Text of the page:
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 “We definitely wanted to get this right. We did a lot of market research and in the process, FM:Systems really held up as market leaders in this area and they represented value. We had a high degree of confidence that FM:Systems was going to deliver and we would get a reliable system.”

-Allan Harty, Assistant Director

The Solution

Cumbria County Council started with FM:Systems’ Occupancy Sensors to monitor how often desks were being utilized. “We deployed roughly 400 sensors so that we could build a strong, evidence-based case around how we could modernize our buildings. We wanted to know: What would the impact be? How could we do it in a managed, staged way?,” recalled Allan Harty, Assistant Director of Economy and Environment for Cumbria County Council. The initial deployment was largely set up as a pilot project for proof of concept but they received some interesting data just three months into their six-month test timeframe. “I’ll be honest, it was the data that took me by surprise because even I had overestimated the utilization of our offices…It was quite powerful in that very quickly we knew what we needed to do.”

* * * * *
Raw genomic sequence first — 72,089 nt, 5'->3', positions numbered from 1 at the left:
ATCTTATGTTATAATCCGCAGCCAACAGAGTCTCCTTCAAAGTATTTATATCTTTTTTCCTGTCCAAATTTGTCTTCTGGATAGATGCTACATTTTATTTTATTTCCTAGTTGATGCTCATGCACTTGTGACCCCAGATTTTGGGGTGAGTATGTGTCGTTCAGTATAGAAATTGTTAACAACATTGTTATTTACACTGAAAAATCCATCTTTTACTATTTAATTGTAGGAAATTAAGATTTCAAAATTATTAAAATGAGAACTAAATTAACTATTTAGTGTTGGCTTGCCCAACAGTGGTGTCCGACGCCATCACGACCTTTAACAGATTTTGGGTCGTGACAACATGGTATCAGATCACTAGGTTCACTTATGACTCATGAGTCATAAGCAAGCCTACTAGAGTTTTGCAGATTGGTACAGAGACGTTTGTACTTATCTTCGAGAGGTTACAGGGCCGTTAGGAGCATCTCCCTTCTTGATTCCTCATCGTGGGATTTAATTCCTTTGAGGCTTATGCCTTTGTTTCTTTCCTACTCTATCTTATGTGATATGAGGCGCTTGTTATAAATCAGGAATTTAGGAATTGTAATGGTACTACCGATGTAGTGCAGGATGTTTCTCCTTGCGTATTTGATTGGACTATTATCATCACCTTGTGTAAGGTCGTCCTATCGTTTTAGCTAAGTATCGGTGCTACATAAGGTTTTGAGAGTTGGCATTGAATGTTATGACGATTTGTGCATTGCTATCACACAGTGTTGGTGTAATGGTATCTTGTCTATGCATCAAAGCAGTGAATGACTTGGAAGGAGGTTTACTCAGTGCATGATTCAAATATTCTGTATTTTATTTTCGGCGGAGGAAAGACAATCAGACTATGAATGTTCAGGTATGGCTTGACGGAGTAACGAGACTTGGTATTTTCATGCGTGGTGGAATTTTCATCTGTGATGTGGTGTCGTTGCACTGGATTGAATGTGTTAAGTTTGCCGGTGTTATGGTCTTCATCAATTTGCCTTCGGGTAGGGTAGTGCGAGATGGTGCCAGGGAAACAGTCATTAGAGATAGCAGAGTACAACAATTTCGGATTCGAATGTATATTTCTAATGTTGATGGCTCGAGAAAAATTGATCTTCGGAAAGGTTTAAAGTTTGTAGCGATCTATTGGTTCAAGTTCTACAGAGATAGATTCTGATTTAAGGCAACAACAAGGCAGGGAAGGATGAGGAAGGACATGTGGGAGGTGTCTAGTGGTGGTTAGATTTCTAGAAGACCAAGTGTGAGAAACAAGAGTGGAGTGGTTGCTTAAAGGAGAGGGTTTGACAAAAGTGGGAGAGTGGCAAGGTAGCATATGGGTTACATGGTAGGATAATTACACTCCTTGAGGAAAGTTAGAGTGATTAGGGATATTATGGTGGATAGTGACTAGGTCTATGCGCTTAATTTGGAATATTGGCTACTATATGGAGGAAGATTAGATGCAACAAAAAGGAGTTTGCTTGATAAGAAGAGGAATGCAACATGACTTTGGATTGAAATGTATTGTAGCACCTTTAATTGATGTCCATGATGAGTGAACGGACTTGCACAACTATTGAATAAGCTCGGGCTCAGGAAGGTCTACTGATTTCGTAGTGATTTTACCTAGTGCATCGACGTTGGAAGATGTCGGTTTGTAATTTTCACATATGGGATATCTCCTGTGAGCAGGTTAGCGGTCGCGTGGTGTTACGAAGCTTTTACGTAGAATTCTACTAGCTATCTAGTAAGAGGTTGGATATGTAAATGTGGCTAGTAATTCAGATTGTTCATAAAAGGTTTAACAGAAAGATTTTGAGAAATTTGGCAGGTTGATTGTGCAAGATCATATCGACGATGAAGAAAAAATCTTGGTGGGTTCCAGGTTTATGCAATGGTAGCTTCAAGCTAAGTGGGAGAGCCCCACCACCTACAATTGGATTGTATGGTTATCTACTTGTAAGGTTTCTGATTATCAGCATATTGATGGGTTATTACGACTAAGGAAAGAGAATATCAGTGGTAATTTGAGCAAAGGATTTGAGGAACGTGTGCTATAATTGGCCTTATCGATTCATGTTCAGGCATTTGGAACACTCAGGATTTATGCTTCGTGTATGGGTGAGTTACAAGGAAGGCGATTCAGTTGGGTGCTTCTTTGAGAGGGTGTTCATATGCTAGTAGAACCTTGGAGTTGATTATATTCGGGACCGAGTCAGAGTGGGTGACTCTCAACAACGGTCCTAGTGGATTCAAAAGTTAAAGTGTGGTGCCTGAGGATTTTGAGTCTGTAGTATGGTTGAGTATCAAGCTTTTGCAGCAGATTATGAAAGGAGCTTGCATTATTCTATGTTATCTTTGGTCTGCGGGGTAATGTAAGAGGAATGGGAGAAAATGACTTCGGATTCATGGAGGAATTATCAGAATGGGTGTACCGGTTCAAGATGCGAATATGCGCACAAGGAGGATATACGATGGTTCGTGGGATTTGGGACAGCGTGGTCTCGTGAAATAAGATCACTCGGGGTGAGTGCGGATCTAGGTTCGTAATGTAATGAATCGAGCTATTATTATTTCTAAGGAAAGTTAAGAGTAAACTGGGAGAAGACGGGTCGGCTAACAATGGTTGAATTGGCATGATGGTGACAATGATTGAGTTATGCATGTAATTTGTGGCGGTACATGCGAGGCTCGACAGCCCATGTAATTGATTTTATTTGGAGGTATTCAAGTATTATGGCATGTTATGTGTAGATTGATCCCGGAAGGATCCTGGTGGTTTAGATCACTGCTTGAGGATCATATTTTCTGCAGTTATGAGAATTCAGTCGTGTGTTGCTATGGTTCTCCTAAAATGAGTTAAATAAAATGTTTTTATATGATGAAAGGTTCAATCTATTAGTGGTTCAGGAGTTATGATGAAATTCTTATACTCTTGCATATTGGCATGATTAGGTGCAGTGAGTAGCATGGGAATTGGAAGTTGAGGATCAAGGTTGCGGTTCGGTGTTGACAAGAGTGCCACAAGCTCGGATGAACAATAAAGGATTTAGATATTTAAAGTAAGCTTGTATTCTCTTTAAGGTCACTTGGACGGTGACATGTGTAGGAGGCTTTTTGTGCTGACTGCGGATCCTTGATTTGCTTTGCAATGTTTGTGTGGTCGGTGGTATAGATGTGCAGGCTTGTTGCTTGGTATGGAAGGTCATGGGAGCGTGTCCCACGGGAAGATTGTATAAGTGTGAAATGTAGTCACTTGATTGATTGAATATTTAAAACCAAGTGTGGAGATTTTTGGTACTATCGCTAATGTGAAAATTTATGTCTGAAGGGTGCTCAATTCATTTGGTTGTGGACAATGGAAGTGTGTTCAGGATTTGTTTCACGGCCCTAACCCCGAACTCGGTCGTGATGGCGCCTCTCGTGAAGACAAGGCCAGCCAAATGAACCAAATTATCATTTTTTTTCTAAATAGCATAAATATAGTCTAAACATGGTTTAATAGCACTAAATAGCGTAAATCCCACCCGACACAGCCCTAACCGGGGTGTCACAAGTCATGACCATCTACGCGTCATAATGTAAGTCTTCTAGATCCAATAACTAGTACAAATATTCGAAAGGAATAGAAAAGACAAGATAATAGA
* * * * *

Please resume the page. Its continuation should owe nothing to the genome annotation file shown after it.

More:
That initial deployment of the desk utilization sensors provided solid evidence that building utilization was about 50% lower than previously understood. That hard data allowed them to make some quick decisions. “We were largely formulating the view that we could separate that building into three wings. I made the decision straight away that we could vacate staff out of one wing and lease that out. We were getting to that same conclusion on the second wing when unfortunately, COVID-19 hit so we haven’t been able to move that forward yet.”